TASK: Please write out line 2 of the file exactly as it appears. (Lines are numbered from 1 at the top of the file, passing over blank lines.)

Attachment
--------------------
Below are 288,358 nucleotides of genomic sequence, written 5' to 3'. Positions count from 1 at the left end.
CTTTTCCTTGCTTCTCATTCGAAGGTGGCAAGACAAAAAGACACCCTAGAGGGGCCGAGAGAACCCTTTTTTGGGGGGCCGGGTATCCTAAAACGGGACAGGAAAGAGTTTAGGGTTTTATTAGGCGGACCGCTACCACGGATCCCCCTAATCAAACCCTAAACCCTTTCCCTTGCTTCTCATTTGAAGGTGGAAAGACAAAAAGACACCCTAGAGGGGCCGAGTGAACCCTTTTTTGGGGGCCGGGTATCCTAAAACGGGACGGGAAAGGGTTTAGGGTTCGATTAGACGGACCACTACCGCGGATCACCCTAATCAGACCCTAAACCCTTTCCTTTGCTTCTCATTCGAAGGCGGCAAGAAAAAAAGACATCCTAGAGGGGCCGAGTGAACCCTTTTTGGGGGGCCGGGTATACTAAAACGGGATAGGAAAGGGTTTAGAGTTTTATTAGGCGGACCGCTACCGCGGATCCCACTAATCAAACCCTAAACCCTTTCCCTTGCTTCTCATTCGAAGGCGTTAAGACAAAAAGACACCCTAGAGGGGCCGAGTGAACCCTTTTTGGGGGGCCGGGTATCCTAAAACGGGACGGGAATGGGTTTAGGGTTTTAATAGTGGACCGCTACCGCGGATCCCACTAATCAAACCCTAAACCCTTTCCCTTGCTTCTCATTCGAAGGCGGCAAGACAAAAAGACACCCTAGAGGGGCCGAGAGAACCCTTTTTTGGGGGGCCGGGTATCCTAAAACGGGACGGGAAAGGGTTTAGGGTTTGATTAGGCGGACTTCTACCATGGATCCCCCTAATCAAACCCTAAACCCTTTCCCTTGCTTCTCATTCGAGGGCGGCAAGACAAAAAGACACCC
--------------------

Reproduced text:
CTTTTCCTTGCTTCTCATTCGAAGGTGGCAAGACAAAAAGACACCCTAGAGGGGCCGAGAGAACCCTTTTTTGGGGGGCCGGGTATCCTAAAACGGGACAGGAAAGAGTTTAGGGTTTTATTAGGCGGACCGCTACCACGGATCCCCCTAATCAAACCCTAAACCCTTTCCCTTGCTTCTCATTTGAAGGTGGAAAGACAAAAAGACACCCTAGAGGGGCCGAGTGAACCCTTTTTTGGGGGCCGGGTATCCTAAAACGGGACGGGAAAGGGTTTAGGGTTCGATTAGACGGACCACTACCGCGGATCACCCTAATCAGACCCTAAACCCTTTCCTTTGCTTCTCATTCGAAGGCGGCAAGAAAAAAAGACATCCTAGAGGGGCCGAGTGAACCCTTTTTGGGGGGCCGGGTATACTAAAACGGGATAGGAAAGGGTTTAGAGTTTTATTAGGCGGACCGCTACCGCGGATCCCACTAATCAAACCCTAAACCCTTTCCCTTGCTTCTCATTCGAAGGCGTTAAGACAAAAAGACACCCTAGAGGGGCCGAGTGAACCCTTTTTGGGGGGCCGGGTATCCTAAAACGGGACGGGAATGGGTTTAGGGTTTTAATAGTGGACCGCTACCGCGGATCCCACTAATCAAACCCTAAACCCTTTCCCTTGCTTCTCATTCGAAGGCGGCAAGACAAAAAGACACCCTAGAGGGGCCGAGAGAACCCTTTTTTGGGGGGCCGGGTATCCTAAAACGGGACGGGAAAGGGTTTAGGGTTTGATTAGGCGGACTTCTACCATGGATCCCCCTAATCAAACCCTAAACCCTTTCCCTTGCTTCTCATTCGAGGGCGGCAAGACAAAAAGACACCC